The recent efforts to design and develop Cloud technologies focus on defining novel methods, policies and mechanisms for efficiently managing Cloud infrastructures. To test these newly developed methods and policies, researchers need tools that allow them to evaluate the hypothesis prior to real deployment in an environment where one can reproduce tests. 2specially in the case of Cloud computing, where access to the infrastructure incurs payments in real currency, simulation-based approaches offer significant benefits, as it allows Cloud developers to test performance of their provisioning and service delivery policies in repeatable and controllable environment free of cost, and to tune the performance bottlenec#s before deploying on real Clouds. To this end, we developed the Cloud$im system, a framewor# for modeling and simulation of ne"t-generation Clouds. 3s a completely customi!able tool, it allows e"tension and definition of policies in all the components of the software stac#, which ma#es it suitable as a research tool that can handle the comple"ities arising from simulated environments. 3s future wor#, we are planning to incorporate new pricing and provisioning policies to Cloud$im, in order to offer a built-in support to simulate the currently available Clouds. ?e also intend to provide support for simulating federated networ# of clouds, with focus on designing and testing elastic Cloud applications.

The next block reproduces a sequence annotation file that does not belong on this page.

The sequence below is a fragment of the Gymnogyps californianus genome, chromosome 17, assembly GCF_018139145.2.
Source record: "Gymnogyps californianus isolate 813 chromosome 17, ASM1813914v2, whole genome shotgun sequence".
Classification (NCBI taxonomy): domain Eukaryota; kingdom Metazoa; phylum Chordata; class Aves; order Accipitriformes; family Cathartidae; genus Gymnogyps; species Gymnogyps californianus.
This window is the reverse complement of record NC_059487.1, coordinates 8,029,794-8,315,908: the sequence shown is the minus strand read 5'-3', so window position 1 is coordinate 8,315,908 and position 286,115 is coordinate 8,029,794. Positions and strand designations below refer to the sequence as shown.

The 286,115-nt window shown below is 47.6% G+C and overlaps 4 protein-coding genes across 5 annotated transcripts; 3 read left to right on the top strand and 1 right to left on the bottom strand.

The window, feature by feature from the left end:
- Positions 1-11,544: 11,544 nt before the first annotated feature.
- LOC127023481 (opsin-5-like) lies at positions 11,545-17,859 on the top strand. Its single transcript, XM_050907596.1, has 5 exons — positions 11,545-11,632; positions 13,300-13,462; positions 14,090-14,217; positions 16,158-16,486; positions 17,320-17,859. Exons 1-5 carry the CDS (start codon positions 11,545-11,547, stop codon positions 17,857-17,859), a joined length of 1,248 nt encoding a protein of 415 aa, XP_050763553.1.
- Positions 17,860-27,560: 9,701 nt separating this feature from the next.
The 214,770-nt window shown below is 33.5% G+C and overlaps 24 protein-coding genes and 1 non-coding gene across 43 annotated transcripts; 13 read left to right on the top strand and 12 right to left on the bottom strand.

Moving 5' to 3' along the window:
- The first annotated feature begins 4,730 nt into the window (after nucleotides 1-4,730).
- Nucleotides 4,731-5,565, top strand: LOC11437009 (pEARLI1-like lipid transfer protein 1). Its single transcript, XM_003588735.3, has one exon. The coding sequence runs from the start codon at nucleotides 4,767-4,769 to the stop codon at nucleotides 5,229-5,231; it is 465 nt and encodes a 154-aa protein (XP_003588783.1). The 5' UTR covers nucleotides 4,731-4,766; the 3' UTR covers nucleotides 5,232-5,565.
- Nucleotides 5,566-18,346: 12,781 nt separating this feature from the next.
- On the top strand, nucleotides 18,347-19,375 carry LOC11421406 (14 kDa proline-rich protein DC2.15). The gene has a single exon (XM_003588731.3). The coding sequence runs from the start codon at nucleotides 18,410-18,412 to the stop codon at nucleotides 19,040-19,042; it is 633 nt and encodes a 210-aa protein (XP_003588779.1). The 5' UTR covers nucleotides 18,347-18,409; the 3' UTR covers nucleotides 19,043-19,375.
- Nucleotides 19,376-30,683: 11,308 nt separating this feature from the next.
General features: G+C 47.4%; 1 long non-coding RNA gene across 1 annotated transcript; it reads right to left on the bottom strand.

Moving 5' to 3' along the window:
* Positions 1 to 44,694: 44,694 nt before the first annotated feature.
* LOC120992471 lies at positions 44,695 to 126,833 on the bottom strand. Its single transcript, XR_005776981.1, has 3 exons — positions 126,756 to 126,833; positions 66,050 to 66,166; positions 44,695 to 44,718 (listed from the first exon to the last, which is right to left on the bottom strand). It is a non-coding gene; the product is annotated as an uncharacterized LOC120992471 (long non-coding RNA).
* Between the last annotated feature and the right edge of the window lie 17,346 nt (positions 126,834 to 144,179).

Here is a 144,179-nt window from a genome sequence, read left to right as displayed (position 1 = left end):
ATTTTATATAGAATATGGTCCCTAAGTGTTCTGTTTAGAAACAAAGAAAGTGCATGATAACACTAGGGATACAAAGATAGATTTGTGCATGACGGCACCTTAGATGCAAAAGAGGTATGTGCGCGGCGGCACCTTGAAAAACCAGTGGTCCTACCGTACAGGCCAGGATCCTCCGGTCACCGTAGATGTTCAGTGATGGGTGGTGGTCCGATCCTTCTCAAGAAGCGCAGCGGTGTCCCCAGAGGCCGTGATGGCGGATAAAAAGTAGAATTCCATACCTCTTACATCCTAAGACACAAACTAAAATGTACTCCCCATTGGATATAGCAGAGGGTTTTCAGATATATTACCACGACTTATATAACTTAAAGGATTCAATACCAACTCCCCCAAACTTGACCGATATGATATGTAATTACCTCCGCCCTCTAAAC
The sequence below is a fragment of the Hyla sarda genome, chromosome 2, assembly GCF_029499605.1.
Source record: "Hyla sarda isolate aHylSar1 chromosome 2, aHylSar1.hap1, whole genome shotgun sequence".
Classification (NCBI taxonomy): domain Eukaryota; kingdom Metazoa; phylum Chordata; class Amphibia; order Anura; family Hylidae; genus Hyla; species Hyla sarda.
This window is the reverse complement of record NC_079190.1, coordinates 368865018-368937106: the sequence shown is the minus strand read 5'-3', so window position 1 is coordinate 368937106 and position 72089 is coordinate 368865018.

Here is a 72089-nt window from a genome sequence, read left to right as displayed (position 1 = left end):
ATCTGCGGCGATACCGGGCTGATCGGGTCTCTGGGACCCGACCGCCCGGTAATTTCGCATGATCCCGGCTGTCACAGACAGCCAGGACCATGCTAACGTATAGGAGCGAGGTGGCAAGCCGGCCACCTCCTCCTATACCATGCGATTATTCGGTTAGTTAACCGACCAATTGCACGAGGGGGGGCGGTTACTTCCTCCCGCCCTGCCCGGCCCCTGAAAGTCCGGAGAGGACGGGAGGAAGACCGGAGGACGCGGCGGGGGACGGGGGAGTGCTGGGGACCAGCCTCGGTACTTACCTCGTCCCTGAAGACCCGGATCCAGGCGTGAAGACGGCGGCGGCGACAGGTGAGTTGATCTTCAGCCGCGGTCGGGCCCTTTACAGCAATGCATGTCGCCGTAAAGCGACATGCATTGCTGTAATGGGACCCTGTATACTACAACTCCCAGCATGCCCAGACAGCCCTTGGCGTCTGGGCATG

A SEMINAR ON
CLOUDSIM: A NOVEL FRAMEWORK FOR MODELING AND SIMULATION OF CLOUD COMPUTING INFRASTRUCTURES AND SERVICES

A SEMINAR ON
SCTP VERSUS TCP: COMPARING THE PERFORMANCE OF TRANSPORT PROTOCOLS FOR WEB TRAFFIC